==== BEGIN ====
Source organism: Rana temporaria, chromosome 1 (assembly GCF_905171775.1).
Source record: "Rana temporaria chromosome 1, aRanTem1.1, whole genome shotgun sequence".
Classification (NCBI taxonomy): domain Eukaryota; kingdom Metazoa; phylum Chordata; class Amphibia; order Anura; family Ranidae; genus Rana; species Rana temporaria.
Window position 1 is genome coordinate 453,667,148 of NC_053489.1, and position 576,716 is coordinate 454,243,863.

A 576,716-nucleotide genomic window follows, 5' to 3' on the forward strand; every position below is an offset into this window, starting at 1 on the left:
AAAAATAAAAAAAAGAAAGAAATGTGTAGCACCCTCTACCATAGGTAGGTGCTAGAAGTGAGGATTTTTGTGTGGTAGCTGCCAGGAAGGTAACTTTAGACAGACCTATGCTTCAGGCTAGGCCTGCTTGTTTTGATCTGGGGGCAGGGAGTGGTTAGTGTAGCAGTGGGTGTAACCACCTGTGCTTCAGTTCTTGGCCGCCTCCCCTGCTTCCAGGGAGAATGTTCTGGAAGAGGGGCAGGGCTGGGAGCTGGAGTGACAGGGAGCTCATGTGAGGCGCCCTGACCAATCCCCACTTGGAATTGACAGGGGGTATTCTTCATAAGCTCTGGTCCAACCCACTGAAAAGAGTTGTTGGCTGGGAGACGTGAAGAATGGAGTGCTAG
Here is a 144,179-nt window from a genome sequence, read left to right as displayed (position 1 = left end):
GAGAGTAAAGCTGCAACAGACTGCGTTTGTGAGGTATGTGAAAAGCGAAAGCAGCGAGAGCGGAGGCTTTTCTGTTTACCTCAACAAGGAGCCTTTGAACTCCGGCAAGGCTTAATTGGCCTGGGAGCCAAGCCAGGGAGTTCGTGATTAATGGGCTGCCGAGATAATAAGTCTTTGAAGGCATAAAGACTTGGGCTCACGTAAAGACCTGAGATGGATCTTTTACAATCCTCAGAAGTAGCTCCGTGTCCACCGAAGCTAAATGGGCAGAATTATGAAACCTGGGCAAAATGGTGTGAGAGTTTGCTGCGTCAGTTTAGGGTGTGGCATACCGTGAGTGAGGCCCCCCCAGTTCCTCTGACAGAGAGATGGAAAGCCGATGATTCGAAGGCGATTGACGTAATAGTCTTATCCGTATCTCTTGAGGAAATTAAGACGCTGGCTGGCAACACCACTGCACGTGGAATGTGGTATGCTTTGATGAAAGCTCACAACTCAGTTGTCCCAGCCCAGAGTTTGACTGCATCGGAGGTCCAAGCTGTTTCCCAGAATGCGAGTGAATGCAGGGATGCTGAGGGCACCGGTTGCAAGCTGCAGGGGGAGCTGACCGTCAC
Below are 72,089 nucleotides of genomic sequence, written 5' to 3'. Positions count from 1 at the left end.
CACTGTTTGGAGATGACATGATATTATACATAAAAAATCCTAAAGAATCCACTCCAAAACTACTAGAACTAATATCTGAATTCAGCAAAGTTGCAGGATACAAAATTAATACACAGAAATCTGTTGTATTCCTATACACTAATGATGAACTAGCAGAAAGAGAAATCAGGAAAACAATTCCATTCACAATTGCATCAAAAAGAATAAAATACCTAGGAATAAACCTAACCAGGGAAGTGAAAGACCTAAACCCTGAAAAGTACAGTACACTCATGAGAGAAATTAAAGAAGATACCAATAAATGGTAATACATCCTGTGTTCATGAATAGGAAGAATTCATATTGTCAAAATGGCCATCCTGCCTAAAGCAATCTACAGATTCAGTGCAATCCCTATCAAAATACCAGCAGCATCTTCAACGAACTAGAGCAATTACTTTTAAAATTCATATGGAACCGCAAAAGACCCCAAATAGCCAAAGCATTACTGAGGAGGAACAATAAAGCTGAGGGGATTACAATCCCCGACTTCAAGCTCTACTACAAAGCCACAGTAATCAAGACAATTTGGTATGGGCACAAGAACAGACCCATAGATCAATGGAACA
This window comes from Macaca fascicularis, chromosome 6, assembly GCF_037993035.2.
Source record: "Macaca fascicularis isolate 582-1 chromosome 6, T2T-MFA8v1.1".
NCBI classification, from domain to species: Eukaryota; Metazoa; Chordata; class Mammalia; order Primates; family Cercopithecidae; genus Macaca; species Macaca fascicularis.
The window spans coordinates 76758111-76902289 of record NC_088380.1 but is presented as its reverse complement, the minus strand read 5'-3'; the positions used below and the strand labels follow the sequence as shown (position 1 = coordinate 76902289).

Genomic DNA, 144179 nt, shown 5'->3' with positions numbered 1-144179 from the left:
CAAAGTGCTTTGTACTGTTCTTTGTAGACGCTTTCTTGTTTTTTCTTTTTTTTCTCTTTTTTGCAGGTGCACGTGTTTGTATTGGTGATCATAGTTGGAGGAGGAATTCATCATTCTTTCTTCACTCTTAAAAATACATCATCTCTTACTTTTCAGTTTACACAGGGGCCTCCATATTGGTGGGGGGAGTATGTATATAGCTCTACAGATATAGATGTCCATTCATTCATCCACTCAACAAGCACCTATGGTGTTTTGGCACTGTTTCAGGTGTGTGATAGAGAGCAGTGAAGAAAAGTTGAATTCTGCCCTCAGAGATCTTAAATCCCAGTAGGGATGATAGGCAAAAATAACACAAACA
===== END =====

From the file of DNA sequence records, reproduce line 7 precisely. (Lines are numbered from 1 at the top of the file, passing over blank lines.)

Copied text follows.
Here is a 144,179-nt window from a genome sequence, read left to right as displayed (position 1 = left end):